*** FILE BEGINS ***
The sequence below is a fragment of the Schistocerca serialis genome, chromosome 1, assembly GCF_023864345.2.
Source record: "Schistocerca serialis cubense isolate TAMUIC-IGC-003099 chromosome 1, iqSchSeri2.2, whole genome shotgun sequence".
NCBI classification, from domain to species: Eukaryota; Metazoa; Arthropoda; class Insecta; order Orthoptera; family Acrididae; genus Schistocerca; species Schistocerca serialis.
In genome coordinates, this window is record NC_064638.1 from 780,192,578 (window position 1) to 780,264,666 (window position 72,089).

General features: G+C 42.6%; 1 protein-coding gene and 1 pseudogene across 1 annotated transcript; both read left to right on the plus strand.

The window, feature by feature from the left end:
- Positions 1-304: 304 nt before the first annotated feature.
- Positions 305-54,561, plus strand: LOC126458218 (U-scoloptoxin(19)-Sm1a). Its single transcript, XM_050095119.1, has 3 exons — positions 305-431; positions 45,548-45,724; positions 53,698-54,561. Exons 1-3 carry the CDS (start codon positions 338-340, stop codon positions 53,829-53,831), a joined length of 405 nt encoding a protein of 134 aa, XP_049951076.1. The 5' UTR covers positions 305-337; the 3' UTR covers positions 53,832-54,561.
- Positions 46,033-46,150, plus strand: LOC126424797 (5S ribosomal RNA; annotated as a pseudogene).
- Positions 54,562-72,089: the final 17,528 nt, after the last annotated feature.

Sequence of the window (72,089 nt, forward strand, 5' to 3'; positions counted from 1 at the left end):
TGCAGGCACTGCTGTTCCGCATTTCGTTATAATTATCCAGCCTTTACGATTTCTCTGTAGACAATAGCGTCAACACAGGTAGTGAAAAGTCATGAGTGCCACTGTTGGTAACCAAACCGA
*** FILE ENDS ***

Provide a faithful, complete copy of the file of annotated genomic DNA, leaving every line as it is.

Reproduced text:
The sequence below is a fragment of the Schistocerca serialis genome, chromosome 1, assembly GCF_023864345.2.
Source record: "Schistocerca serialis cubense isolate TAMUIC-IGC-003099 chromosome 1, iqSchSeri2.2, whole genome shotgun sequence".
NCBI classification, from domain to species: Eukaryota; Metazoa; Arthropoda; class Insecta; order Orthoptera; family Acrididae; genus Schistocerca; species Schistocerca serialis.
In genome coordinates, this window is record NC_064638.1 from 780,192,578 (window position 1) to 780,264,666 (window position 72,089).

General features: G+C 42.6%; 1 protein-coding gene and 1 pseudogene across 1 annotated transcript; both read left to right on the plus strand.

The window, feature by feature from the left end:
- Positions 1-304: 304 nt before the first annotated feature.
- Positions 305-54,561, plus strand: LOC126458218 (U-scoloptoxin(19)-Sm1a). Its single transcript, XM_050095119.1, has 3 exons — positions 305-431; positions 45,548-45,724; positions 53,698-54,561. Exons 1-3 carry the CDS (start codon positions 338-340, stop codon positions 53,829-53,831), a joined length of 405 nt encoding a protein of 134 aa, XP_049951076.1. The 5' UTR covers positions 305-337; the 3' UTR covers positions 53,832-54,561.
- Positions 46,033-46,150, plus strand: LOC126424797 (5S ribosomal RNA; annotated as a pseudogene).
- Positions 54,562-72,089: the final 17,528 nt, after the last annotated feature.

Sequence of the window (72,089 nt, forward strand, 5' to 3'; positions counted from 1 at the left end):
TGCAGGCACTGCTGTTCCGCATTTCGTTATAATTATCCAGCCTTTACGATTTCTCTGTAGACAATAGCGTCAACACAGGTAGTGAAAAGTCATGAGTGCCACTGTTGGTAACCAAACCGA